Watching the rest of Season Two (a disjointed effort because of the studios' continued annoying insistence on these split-season releases), I tried to put my finger on what was different from the first 30 episodes of Season One. Obviously, the opening credit sequence has been changed, with a new spoken intro (reprinted above) played over a montage of still shots from various Season One and Two episodes (as well, a brief one-sequence clip from the upcoming episode is shown as a teaser for what the viewer is going to watch). Listening to that new opening, it dawned on me that it's much faster, much more curt and to the point, with a greater sense of urgency and anticipated excitement - while perhaps eliminating some of the more powerful poetry of the first season's spoken intro (I dearly miss my favorite line, "But in that darkness, Fate moves its huge hand."). And that may be a good way to approach these last 15 episodes of The Fugitive: Season Two, Volume Two. Perhaps a little bit of the poetry of the piece has been muted in favor of a faster tone, a quicker pace. The established concept, so new to viewers back in the fall of 1963, had by now sunk in with the audience, and now it was time to move. Action sequences pop up with more frequency this second season, and even in the more dialogue-driven shows, the feeling is one of economy married to an atmosphere of increased pressure on the Kimble character. While many episodes in Season One had an almost elegiac, wandering feeling to Kimble's adventures, The Fugitive: Season Two, Volume Two has Kimble escaping from one narrow miss after another, with hardly a moment to let the character rest or settle down.
David Janssen seems different, as well, as the harassed Kimble. With the pace of the episodes sped up, Kimble has less time to be "tortured" by the memory of his dead wife, or to wallow in any self-pity or even self-doubt. The season-opening episode, Man in a Chariot is a good example of this gradual transformation of the Kimble character. Believing that a once-famous attorney (the magnificent Ed Begley) can get him a successful re-trial, Kimble arrives at his office and meets one of the series' standard supporting characters: a secretary (Kathleen Maguire) who loves the disabled attorney and who wants to protect him against any harm that Kimble may bring to his career and reputation. If the viewer is familiar with previous Fugitive episodes, one expects Kimble to be cautiously deferential to the secretary - a defense mechanism that Kimble utilized in the first season to get himself out of jams (Kimble's good Midwestern breeding was often his curse - people always knew he was too educated and kind to be a shiftless drifter - and his salvation, with women immediately trusting him because of his kind manner). But surprisingly, here Kimble is gruff, sarcastic, even dismissive of the secretary. He's obviously annoyed with her interference and he has no qualms in showing it. Why has he changed?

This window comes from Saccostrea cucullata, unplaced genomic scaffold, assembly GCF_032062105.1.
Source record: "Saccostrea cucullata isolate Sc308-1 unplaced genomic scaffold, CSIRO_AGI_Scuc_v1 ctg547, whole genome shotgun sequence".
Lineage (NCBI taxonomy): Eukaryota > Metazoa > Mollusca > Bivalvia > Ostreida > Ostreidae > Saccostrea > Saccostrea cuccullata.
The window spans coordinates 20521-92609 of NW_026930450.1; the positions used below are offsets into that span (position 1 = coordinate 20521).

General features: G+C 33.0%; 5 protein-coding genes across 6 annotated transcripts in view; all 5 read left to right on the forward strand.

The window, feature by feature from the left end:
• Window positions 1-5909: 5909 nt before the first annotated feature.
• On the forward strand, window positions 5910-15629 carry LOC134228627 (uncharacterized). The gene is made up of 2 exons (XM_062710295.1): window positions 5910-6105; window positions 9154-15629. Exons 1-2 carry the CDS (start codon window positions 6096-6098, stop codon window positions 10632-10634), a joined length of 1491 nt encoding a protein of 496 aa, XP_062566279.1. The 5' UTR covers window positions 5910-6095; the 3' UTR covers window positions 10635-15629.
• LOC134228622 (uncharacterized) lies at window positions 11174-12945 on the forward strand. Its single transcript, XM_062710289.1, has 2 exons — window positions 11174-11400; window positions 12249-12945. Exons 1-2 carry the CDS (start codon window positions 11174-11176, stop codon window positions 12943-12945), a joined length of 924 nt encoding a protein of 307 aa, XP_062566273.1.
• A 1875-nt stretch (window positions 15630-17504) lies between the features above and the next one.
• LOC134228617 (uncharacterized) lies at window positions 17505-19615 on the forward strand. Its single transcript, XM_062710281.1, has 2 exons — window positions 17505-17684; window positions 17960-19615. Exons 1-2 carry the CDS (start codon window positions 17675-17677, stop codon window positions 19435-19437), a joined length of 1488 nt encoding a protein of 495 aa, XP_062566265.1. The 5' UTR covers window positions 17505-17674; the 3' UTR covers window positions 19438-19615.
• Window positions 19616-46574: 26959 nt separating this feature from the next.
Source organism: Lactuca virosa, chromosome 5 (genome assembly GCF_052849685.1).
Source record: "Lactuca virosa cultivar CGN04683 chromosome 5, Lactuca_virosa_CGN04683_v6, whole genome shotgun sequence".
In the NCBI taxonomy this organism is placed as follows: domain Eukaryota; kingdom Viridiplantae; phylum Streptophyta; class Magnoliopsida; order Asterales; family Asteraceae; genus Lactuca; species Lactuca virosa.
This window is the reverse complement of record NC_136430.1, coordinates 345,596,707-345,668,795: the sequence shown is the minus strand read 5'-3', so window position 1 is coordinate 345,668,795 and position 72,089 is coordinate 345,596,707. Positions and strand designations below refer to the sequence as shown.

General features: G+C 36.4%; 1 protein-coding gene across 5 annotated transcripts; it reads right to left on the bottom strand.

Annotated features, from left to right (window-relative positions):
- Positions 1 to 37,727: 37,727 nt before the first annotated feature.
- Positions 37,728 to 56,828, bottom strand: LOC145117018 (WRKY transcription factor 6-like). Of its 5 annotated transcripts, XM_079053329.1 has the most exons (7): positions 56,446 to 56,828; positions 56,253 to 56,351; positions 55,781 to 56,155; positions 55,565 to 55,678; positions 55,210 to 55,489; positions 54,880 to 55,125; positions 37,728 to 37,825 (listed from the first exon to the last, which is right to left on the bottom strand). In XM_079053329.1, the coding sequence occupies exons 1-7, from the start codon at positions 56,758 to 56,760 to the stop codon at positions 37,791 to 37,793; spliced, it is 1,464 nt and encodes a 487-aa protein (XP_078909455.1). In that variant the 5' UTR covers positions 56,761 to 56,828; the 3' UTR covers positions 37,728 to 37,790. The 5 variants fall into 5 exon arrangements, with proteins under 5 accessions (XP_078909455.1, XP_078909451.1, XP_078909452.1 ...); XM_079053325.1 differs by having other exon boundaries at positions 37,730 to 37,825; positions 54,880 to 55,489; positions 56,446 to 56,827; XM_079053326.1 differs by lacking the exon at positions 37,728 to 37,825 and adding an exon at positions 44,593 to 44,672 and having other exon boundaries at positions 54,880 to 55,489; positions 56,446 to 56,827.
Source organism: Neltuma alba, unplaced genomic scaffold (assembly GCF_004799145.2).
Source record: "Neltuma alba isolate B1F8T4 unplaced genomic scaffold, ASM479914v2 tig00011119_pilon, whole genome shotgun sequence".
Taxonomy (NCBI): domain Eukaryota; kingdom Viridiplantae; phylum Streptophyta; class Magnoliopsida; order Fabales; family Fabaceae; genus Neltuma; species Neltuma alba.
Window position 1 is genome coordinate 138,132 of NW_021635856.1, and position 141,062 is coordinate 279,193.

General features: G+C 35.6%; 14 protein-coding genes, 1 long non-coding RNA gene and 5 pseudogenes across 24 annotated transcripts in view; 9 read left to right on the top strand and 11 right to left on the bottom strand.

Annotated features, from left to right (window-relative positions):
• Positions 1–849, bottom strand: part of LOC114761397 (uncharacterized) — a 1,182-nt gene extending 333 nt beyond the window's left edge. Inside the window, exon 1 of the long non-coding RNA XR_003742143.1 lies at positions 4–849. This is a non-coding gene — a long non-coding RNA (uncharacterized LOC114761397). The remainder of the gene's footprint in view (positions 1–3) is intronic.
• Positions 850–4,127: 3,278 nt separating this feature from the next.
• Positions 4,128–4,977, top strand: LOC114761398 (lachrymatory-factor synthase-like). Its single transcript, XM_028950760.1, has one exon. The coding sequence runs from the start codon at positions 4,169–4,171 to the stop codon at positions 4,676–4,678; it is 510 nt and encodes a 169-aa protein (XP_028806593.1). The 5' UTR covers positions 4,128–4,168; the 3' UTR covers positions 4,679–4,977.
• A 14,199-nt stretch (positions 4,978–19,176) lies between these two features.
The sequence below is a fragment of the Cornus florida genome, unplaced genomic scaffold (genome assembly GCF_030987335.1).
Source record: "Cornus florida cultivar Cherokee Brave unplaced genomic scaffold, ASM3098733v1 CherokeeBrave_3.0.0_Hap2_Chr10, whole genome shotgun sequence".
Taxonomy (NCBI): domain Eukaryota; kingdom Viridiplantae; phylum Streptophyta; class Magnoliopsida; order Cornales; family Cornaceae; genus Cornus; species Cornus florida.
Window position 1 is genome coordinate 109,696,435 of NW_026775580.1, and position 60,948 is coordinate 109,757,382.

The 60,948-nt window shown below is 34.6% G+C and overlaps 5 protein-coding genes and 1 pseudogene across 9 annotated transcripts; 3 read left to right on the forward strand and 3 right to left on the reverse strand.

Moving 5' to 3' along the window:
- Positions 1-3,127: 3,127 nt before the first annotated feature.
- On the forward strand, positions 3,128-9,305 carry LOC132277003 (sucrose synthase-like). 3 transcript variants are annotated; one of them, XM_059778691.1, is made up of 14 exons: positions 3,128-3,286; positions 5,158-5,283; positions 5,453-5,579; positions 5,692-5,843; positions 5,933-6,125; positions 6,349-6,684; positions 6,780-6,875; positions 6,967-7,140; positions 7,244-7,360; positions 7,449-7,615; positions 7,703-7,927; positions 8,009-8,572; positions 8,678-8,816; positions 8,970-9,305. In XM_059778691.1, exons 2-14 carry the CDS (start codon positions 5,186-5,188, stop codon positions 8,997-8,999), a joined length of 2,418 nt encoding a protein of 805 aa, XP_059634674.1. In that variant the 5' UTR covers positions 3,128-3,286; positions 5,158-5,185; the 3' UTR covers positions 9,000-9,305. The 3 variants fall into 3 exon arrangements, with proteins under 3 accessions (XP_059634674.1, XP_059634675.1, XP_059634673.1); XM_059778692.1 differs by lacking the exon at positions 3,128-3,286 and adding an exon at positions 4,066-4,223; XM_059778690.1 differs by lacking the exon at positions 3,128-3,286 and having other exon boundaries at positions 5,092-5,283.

He changed, because he has been running for almost two years. The stress and strain of continual escape, of never being able to rest his suspicions and fears for a second, have obviously taken a toll on Kimble (in the excellent A.P.B., Kimble upbraids Shirley Knight about how easily normal people can be turned into "animals" due to their circumstances - a transformative feeling Kimble fights against constantly). Perhaps even more to the point, this Kimble, almost two years after hitting the roads of a dysfunctional America, is a tough, ballsy survivor. He's more confident in his escapes, more confident in his moves to avoid various deputies, flatfoots and well-and-ill-meaning civilians out to either aid his escape, or bag him for the cops. This Kimble of Season Two, increasingly, understands what he has to do to survive, and what's needed to escape at a moment's notice. The kindly, deferential, hoping-to-be-invisible Kimble is rapidly morphing into the tough-as-nails hardcase who can negotiate just about any situation - even if it means breaking the law a little bit. In other words, in supreme irony considering the original concept of the show (and indicative of the continued artistic worth of the series), the producers, writers and Janssen are slowly moving Kimble closer to the criminals he initially abhorred, and whom Kimble thought himself separate from - and above. It's an exhilarating change for the character, and one that continues through these last set of episodes
Equally smart (and nicely self-reflexive) are the writers taking into account that Kimble is going to be recognized more quickly as time drags on. More and more people see his wanted posters as the dragnet continues. The use of television in the hunt has reached more people; almost nobody is fooled by Kimble's "disguise" anymore (dyed and differently styled hair). Recognition comes almost immediately to law enforcement officials who ponder where they've seen Kimble, before they go off and search their wanted posters. This continued plot element not only speeds up the episodes, it serves as a nice link to the audience watching The Fugitive, who followed this show like no other show before (and perhaps since). Each week, as the viewers were exposed to one close-shave after another for Kimble, they became more savvy - and they expected Kimble to evolve as well (along with his tormentors). Kimble is, by any definition, a celebrity (both within the series and outside in the audiences' experience of it), and that's accurately reflected in Kimble's increased difficulties in getting even a moment's peace.